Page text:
By TBY | Lebanon | Jan 30, 2014
While you'd be forgiven for thinking Lebanon's farmers are suffering due to regional instability, they have managed to thrive due to shortages in neighboring markets.
Agriculture exports grew 34.4% in 1H2013, following a decline of 4.1% year on year in the corresponding period of 2012. The upturn in fortunes suggests Lebanese exporters have managed to overcome the challenge of exporting through Syria, whose borders are largely closed. Lebanese exports traditionally head through Syria, Jordan, and Iraq to reach the Gulf and Egypt, with those countries soaking up 36% of Lebanese exports in 2012. Trouble in the region, however, saw exports for the year plummet by 6%. Of total exports in 2012, 52% went overland. Fast forward to 2013, and the export picture looks different. Exports totaled $102.6 million in 1H2013, with 19% of the total heading to Syria. Exports to Syria registered a monthly average increase of 16.1% in 1H2013, compared to the same figures the previous year, due mainly to shortfalls in Syrian agriculture output.
While farmers enjoy higher-than-usual exports due to the quantity effect, agricultural products normally destined for Syria have begun to enter Lebanon at discount prices as liquidity dries up on the Syrian side. As an illustration, imports from Syria have grown by 21.5% over the first half of the year compared to the same period in the previous year. Overall imports rose 15.4% in 1H2013 year on year, following a decline of 3.7% in 2012. Despite the positive figures, local demand remains sluggish due to less-than-ideal economic circumstances, according to a Bank Audi report.
THE LAY OF THE LAND
Lebanon is divided into several agricultural areas, including: the coastal strip, the main products of which are citrus, banana, horticulture, and greenhouse goods; the Akkar plain and upper Mount Lebanon region, known for its cereals, potatoes, grapes, and vegetables; the Bekaa Valley, which predominantly grows potatoes, grains, fruits, and vegetables; the mountainous region in the middle of the country, dominated by orchards and vegetables; the Western slope of the Anti-Lebanon range, famous for its grapes, olives, and cherries; and the Southern hills, which are adorned with olives, tobacco, almonds, and grains. According to data from the Ministry of Agriculture, 43% of farms are located in the Bekaa Valley and the Anti-Lebanon range, while the Southern hills account for 22%, and the Akkar plain and the upper Mount Lebanon region account for 26%.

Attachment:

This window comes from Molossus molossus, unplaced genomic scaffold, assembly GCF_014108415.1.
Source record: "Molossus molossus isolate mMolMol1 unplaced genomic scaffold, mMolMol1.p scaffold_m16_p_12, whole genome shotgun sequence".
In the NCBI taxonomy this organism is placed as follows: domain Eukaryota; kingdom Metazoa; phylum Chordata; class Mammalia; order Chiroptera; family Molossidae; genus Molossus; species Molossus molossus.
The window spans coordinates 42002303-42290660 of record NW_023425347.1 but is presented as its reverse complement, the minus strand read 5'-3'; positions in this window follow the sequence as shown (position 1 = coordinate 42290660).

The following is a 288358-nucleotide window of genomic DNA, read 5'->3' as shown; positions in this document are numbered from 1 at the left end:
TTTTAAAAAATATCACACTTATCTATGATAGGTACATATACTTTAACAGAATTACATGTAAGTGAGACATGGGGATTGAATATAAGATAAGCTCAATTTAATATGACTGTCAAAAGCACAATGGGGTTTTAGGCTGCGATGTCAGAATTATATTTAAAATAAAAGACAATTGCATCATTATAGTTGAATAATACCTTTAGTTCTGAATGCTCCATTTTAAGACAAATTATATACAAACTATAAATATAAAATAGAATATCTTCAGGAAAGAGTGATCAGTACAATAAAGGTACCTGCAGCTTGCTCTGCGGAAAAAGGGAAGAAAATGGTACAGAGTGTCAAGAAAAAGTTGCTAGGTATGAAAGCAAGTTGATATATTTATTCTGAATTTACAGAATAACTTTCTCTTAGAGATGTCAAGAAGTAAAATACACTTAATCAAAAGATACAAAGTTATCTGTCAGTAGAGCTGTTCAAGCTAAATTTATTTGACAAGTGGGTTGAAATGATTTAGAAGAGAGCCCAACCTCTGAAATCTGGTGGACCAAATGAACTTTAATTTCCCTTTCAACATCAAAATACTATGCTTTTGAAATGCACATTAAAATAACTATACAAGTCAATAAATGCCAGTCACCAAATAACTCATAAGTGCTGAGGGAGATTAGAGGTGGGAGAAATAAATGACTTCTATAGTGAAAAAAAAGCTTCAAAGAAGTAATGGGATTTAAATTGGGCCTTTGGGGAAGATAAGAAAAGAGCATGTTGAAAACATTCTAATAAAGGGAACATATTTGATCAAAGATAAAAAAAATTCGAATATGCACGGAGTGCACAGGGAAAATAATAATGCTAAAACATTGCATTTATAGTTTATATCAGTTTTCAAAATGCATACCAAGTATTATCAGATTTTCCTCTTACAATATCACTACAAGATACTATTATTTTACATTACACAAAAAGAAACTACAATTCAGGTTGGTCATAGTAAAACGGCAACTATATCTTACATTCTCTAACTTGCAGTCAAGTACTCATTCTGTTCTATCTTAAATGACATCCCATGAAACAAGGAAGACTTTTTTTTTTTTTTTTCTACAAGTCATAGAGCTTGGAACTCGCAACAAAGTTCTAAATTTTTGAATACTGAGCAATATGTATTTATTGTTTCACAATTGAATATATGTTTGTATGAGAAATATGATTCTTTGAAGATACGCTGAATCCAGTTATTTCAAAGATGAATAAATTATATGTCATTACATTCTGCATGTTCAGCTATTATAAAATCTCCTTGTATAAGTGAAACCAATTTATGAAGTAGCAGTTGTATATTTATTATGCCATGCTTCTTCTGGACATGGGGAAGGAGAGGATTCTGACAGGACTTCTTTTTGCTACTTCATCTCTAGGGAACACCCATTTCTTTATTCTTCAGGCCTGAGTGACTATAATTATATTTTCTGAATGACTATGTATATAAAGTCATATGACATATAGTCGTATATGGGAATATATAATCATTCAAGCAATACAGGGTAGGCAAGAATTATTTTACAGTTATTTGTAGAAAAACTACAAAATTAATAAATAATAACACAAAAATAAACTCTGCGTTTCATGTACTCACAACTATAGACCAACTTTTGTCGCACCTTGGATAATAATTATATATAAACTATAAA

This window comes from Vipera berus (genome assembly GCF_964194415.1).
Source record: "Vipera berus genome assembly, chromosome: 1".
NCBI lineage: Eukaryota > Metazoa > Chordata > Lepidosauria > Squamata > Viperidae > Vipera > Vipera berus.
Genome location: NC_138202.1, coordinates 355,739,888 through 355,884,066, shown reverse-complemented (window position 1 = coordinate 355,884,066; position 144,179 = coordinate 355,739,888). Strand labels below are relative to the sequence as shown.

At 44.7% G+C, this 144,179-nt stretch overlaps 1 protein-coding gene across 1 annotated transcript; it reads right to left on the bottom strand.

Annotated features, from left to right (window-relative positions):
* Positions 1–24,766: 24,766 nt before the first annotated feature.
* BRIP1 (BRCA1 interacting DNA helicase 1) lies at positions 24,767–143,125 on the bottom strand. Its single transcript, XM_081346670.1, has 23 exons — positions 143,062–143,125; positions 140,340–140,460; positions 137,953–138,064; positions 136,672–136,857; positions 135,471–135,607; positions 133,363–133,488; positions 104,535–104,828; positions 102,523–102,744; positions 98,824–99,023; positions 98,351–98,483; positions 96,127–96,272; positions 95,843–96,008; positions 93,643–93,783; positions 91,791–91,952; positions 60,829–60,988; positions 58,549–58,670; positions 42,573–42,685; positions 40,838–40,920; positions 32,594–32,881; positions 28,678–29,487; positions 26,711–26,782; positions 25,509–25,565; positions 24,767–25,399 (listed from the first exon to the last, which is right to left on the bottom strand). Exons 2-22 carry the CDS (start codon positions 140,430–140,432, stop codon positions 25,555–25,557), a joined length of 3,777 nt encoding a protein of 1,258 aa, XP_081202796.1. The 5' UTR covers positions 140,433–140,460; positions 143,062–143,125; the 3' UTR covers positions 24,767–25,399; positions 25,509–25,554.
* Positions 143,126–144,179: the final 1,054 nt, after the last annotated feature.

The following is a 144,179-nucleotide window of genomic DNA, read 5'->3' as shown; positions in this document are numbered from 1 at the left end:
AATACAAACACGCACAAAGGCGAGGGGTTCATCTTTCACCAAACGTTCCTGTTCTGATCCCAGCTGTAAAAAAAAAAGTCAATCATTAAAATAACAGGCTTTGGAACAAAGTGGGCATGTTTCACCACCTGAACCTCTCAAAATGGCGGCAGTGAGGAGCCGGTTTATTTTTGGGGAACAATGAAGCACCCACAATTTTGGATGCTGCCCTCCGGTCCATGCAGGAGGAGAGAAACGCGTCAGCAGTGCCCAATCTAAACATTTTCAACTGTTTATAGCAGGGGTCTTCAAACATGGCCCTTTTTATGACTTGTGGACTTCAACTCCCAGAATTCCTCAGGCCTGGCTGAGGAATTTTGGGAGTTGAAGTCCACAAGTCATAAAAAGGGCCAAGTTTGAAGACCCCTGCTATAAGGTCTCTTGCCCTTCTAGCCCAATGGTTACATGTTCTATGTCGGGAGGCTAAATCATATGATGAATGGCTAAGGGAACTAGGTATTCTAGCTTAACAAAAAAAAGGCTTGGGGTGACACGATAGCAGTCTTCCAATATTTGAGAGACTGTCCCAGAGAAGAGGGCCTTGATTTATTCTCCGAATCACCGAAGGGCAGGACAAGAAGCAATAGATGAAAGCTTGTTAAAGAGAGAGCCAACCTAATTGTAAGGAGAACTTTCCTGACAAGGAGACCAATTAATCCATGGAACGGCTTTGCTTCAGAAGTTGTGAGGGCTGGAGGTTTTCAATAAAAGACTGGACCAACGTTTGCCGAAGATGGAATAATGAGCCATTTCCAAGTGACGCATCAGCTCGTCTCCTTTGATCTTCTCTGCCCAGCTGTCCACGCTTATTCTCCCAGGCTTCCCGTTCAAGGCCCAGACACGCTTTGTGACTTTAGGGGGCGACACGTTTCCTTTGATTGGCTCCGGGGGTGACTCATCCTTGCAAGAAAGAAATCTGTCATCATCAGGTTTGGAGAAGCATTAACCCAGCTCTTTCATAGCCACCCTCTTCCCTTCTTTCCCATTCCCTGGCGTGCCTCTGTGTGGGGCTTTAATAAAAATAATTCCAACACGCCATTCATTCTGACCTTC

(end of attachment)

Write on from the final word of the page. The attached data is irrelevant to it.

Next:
According to the UN Economic and Social Commission for Western Asia (ESCWA), the fact that 96% of farms do not belong to a cooperative is a clear risk factor. While credit is available, only 1% of farms are thought to have accessed it, according to 2012 data from the Ministry of Agriculture. The largest risk to food security, however, is the Syrian crisis, unfolding only too close to home for Lebanon. In October 2013, officials warned that further disruptions to exports are a concern, while contaminated meat passing illegally across the border, as well as poor food supplies for Lebanon’s growing refugee population, are a severe risk. With over 750,000 Syrians now living in Lebanon, the Ministry of Agriculture has announced plans to combat food insecurity, including encouraging the export of more local produce, combating bovine afflictions such as mad cow disease, and intensifying other disease and pest control efforts in order to increase the health of the national herd. A campaign to vaccinate livestock moving into Lebanon from Syria is also set to begin in November 2013.
With the outcome of the Syrian conflict still uncertain, Lebanese farmers will continue to seek new ways to get their goods to market. While non-overland routes are seen as the best solution short term, the rising costs associated with maritime shipping mean that profits could be squeezed. Until the border with Syria reopens, exporters will largely be playing it by ear, while investors will remain at the gates.